I feel what you're going through too. My oldest son has a disability, so it's hard dealing w/ other people's comments and treatment of our son. I think what everyone has said here is true to some extent. People seem to be so ignorant sometimes, but honestly I think it's b/c they really don't understand, and they really don't know what to say or how to act. I had a mom come up to me and say, "I always tell your son he's the most special boy in the class." This made me feel horrible b/c the last thing I want is for my son to be treated as
"special" or different from his peers. Thinking about it afterwards, I realized the mom probably had good intentions, but she really wasn't thinking about the impact of what she said. Unless others experience what you're going through w/ your son, they really will never get it. I don't think your in-laws want to shut your son out, at least I really hope not. I know how hard it is to open up to people and trust them to be kind and supportive, but you shld try. These are your son's grandparents. I, too, am very sensitive to rejection, but I found that if I don't allow people in so that they may better understand my son and our situation, it makes things harder. I to this day am still very protective of my son, but when people say things, I now tell them right out how I feel. You don't have to do this w/ everyone, but those people you feel more comfortable w/ can be surprisingly more understanding once you open up to them. I've learned to be direct but not volunteer too much information. If your in-laws want your grandson in their lives, they will come around. They may sense your uneasiness w/ them, and maybe that's why they're backing off. Try talking to them, and tell them exactly how you feel. Tell them it's important to you to have them in your son's life. Give them time to come around. Hopefully a lot of good will come out of this sitation, and you can all feel like a close family again. Try not to let your emotions get in the way too much. Once your in-laws really get to know your son, they too will see the beauty in him as you and your husband do each day you spend w/ him. I wish you all the best, and I hope everything works out to bring you and your in-laws closer together again.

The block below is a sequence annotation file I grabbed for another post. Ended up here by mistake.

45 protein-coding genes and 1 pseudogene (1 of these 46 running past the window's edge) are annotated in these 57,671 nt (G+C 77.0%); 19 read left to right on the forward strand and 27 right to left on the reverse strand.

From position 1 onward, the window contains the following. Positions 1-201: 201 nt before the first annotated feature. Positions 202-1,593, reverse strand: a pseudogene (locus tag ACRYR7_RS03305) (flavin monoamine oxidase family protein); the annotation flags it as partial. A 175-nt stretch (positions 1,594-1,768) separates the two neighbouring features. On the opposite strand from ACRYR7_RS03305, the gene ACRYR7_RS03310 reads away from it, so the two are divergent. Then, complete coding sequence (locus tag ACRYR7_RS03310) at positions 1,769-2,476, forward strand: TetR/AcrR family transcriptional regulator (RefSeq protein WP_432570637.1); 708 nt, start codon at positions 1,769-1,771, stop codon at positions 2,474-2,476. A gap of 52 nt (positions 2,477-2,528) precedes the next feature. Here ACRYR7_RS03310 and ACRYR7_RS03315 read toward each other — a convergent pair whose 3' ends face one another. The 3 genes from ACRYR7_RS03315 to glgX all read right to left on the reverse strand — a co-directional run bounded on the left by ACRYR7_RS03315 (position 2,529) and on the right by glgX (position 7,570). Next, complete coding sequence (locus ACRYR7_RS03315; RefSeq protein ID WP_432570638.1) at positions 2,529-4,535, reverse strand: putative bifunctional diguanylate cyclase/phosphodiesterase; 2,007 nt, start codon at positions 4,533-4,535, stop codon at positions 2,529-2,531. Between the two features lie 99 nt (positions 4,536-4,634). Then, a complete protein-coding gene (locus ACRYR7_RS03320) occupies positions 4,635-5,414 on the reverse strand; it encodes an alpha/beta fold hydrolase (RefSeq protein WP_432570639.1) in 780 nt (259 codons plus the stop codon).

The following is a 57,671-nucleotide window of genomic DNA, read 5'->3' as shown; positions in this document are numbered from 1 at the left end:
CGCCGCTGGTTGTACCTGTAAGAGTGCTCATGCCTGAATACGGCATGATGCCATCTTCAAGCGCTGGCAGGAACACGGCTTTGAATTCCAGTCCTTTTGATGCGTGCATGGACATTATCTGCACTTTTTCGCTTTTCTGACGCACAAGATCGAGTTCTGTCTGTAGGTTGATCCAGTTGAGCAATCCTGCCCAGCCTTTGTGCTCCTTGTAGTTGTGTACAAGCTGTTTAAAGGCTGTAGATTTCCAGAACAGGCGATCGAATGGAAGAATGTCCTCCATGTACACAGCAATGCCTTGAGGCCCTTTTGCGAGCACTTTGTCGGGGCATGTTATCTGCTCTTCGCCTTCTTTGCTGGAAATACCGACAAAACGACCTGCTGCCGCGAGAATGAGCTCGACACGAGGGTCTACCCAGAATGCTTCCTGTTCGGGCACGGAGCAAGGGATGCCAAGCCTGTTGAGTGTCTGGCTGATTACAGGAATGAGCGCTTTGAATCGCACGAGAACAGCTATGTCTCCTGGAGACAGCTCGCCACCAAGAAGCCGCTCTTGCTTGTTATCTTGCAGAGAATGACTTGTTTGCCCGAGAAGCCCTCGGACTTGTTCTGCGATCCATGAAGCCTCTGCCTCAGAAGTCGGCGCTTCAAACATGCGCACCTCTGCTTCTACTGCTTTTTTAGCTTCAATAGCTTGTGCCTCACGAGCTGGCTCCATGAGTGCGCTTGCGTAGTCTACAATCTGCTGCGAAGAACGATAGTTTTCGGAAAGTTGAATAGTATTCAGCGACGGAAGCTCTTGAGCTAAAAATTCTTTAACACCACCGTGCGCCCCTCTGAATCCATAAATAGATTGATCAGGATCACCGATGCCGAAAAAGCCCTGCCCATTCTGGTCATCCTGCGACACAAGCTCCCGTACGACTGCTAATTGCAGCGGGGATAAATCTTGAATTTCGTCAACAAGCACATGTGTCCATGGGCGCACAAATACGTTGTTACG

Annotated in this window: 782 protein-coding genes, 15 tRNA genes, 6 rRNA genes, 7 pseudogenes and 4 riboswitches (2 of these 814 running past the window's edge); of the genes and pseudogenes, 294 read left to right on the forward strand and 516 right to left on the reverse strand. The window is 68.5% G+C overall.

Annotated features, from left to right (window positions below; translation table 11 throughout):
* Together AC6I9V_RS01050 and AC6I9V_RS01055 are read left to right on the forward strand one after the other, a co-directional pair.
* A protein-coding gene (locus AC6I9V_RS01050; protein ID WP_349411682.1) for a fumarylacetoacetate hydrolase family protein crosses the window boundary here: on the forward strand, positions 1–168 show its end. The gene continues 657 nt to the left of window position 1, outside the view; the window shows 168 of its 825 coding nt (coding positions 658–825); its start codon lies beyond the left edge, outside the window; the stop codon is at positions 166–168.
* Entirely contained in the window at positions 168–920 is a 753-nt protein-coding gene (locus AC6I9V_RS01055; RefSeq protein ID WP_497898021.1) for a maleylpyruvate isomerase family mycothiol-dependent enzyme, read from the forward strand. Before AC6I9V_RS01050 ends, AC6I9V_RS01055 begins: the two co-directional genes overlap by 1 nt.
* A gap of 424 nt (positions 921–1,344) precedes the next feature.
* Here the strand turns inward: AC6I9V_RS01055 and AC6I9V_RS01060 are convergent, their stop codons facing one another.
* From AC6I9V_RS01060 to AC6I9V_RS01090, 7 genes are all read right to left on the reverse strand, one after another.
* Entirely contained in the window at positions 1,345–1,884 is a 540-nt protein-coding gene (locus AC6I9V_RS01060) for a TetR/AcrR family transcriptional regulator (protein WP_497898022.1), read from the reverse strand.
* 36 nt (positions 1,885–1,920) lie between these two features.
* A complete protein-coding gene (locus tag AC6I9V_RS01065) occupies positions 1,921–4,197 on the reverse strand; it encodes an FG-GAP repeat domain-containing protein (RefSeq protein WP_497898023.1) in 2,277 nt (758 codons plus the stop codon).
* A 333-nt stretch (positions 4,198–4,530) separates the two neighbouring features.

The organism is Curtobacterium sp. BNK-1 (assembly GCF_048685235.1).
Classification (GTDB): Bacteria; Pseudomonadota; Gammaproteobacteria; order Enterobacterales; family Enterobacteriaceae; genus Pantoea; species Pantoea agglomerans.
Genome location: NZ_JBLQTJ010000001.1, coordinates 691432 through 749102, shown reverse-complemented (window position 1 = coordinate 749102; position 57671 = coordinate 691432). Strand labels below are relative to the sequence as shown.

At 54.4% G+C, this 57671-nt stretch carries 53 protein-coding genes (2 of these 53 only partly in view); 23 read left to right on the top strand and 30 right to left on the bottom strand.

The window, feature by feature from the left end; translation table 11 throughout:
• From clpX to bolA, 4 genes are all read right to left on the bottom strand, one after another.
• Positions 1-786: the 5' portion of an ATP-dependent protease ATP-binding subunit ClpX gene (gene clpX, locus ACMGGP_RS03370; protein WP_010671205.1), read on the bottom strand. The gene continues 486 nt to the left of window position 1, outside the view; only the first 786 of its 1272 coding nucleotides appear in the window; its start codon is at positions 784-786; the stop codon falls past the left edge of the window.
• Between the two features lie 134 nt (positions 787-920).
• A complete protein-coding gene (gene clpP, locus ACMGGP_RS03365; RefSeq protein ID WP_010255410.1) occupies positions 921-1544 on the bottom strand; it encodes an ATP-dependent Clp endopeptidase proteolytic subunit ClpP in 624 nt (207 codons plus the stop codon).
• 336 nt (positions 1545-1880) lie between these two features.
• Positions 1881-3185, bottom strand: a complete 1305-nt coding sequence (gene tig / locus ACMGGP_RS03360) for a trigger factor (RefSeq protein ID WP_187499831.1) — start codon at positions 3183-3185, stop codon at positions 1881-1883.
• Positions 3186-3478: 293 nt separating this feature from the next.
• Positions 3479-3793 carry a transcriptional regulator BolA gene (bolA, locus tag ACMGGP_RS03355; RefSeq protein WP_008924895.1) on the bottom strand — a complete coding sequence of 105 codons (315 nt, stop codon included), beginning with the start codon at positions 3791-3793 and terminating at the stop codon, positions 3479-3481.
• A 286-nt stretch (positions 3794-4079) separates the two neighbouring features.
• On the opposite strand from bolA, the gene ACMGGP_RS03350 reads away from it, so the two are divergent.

concerned mom's picture
concerned mom

PS--Counceling has also been helpful to us in dealing w/ our son's disability as well as handling other people's reactions. Allow others to support you, especially those you trust. I find friends can be so much more helpful than family sometimes. Family want to be supportive, but often emotions get in the way, and words don't always come out they way you expect them to. Put yourself in their shoes. If you were in a situation that you didn't fully comprehend, you might say the wrong things too. I know it can be hurtful and frustrating to feel others are not being sensitive to your family's needs, but hang in there. Some people never change, but hopefully others will come around for the better. Unfortunately, in situations like ours, you have to take the good w/ the bad. It just comes w/ the territory I guess, b/c as harsh as that sounds, it's a reality. In time you'll toughen up, you'll see. You're priorities will also change, and you'll put your energy elsewhere. If I can do it, you can do it. Don't let others break your spirit. Your son shld be your top priority, so please don't stress over other people's trivial reactions. It's not worth it.